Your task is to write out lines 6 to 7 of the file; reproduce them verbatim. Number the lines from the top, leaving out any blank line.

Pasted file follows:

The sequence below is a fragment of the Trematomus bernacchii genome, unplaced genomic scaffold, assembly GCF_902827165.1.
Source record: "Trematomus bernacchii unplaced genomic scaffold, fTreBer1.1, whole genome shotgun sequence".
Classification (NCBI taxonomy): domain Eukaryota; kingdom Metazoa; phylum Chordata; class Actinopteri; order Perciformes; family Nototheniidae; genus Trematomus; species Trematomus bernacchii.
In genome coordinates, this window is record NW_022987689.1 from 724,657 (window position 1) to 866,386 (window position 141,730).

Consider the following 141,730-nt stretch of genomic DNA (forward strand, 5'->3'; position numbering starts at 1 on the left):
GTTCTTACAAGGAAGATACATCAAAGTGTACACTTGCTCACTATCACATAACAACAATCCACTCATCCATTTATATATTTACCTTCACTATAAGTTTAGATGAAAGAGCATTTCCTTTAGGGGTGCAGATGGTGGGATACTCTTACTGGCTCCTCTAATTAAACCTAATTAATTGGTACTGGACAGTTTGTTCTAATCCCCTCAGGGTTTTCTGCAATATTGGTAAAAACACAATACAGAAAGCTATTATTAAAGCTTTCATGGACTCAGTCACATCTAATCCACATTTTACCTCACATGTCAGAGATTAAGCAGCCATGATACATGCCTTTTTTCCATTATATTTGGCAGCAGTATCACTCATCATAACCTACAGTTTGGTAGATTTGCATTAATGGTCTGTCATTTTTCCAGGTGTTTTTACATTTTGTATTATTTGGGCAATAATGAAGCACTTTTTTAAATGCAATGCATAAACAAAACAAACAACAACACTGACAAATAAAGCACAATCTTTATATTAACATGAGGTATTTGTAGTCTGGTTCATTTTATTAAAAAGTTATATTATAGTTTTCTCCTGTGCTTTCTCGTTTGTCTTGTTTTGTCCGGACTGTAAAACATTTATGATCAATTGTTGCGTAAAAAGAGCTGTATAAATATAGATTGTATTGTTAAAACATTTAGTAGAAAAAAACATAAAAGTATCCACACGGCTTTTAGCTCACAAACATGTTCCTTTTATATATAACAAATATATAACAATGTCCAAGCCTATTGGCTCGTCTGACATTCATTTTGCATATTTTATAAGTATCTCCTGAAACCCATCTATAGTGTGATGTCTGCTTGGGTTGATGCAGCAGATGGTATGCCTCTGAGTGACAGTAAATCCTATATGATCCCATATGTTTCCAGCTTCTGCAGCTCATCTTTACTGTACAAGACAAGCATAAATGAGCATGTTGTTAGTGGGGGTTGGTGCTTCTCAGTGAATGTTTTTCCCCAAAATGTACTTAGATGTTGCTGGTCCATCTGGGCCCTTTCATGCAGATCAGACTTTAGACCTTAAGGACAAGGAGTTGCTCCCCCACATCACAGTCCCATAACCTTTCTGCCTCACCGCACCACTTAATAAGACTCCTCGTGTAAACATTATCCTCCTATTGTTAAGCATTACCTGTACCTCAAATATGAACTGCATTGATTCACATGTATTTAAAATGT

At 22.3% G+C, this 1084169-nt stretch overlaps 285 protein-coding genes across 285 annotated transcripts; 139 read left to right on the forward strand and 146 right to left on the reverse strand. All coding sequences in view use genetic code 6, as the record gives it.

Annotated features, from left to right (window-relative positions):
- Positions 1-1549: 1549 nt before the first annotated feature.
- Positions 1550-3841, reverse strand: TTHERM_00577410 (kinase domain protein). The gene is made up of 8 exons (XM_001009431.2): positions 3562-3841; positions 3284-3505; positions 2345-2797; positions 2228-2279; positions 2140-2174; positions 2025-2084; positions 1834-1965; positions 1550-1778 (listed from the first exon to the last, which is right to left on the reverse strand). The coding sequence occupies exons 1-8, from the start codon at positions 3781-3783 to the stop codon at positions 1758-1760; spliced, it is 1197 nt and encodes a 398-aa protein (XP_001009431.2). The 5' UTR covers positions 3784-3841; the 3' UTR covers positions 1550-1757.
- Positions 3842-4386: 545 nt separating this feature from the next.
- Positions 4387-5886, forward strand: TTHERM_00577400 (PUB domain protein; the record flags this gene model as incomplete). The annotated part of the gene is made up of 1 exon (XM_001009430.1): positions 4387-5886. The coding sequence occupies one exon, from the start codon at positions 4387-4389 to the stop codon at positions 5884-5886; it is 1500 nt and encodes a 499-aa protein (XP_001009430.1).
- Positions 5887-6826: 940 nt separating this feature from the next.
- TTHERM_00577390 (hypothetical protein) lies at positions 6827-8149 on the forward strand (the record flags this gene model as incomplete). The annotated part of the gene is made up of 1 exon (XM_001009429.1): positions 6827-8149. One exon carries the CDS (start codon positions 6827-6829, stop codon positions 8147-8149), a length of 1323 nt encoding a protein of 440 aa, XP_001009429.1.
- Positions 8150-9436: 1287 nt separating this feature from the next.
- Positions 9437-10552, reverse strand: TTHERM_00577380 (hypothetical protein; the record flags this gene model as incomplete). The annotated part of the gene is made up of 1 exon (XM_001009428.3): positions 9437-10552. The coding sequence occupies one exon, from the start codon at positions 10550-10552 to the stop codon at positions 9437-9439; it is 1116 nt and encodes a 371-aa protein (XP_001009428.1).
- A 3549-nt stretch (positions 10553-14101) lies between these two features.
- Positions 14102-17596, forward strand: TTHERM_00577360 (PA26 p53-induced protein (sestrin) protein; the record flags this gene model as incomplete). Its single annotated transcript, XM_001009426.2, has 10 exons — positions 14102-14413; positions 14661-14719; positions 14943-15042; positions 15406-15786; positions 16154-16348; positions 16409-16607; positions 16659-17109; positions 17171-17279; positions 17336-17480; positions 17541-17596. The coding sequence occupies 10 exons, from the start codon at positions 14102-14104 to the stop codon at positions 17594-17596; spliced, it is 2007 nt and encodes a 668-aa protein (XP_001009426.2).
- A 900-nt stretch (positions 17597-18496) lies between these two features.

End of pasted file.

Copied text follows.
GTTCTTACAAGGAAGATACATCAAAGTGTACACTTGCTCACTATCACATAACAACAATCCACTCATCCATTTATATATTTACCTTCACTATAAGTTTAGATGAAAGAGCATTTCCTTTAGGGGTGCAGATGGTGGGATACTCTTACTGGCTCCTCTAATTAAACCTAATTAATTGGTACTGGACAGTTTGTTCTAATCCCCTCAGGGTTTTCTGCAATATTGGTAAAAACACAATACAGAAAGCTATTATTAAAGCTTTCATGGACTCAGTCACATCTAATCCACATTTTACCTCACATGTCAGAGATTAAGCAGCCATGATACATGCCTTTTTTCCATTATATTTGGCAGCAGTATCACTCATCATAACCTACAGTTTGGTAGATTTGCATTAATGGTCTGTCATTTTTCCAGGTGTTTTTACATTTTGTATTATTTGGGCAATAATGAAGCACTTTTTTAAATGCAATGCATAAACAAAACAAACAACAACACTGACAAATAAAGCACAATCTTTATATTAACATGAGGTATTTGTAGTCTGGTTCATTTTATTAAAAAGTTATATTATAGTTTTCTCCTGTGCTTTCTCGTTTGTCTTGTTTTGTCCGGACTGTAAAACATTTATGATCAATTGTTGCGTAAAAAGAGCTGTATAAATATAGATTGTATTGTTAAAACATTTAGTAGAAAAAAACATAAAAGTATCCACACGGCTTTTAGCTCACAAACATGTTCCTTTTATATATAACAAATATATAACAATGTCCAAGCCTATTGGCTCGTCTGACATTCATTTTGCATATTTTATAAGTATCTCCTGAAACCCATCTATAGTGTGATGTCTGCTTGGGTTGATGCAGCAGATGGTATGCCTCTGAGTGACAGTAAATCCTATATGATCCCATATGTTTCCAGCTTCTGCAGCTCATCTTTACTGTACAAGACAAGCATAAATGAGCATGTTGTTAGTGGGGGTTGGTGCTTCTCAGTGAATGTTTTTCCCCAAAATGTACTTAGATGTTGCTGGTCCATCTGGGCCCTTTCATGCAGATCAGACTTTAGACCTTAAGGACAAGGAGTTGCTCCCCCACATCACAGTCCCATAACCTTTCTGCCTCACCGCACCACTTAATAAGACTCCTCGTGTAAACATTATCCTCCTATTGTTAAGCATTACCTGTACCTCAAATATGAACTGCATTGATTCACATGTATTTAAAATGT

At 22.3% G+C, this 1084169-nt stretch overlaps 285 protein-coding genes across 285 annotated transcripts; 139 read left to right on the forward strand and 146 right to left on the reverse strand. All coding sequences in view use genetic code 6, as the record gives it.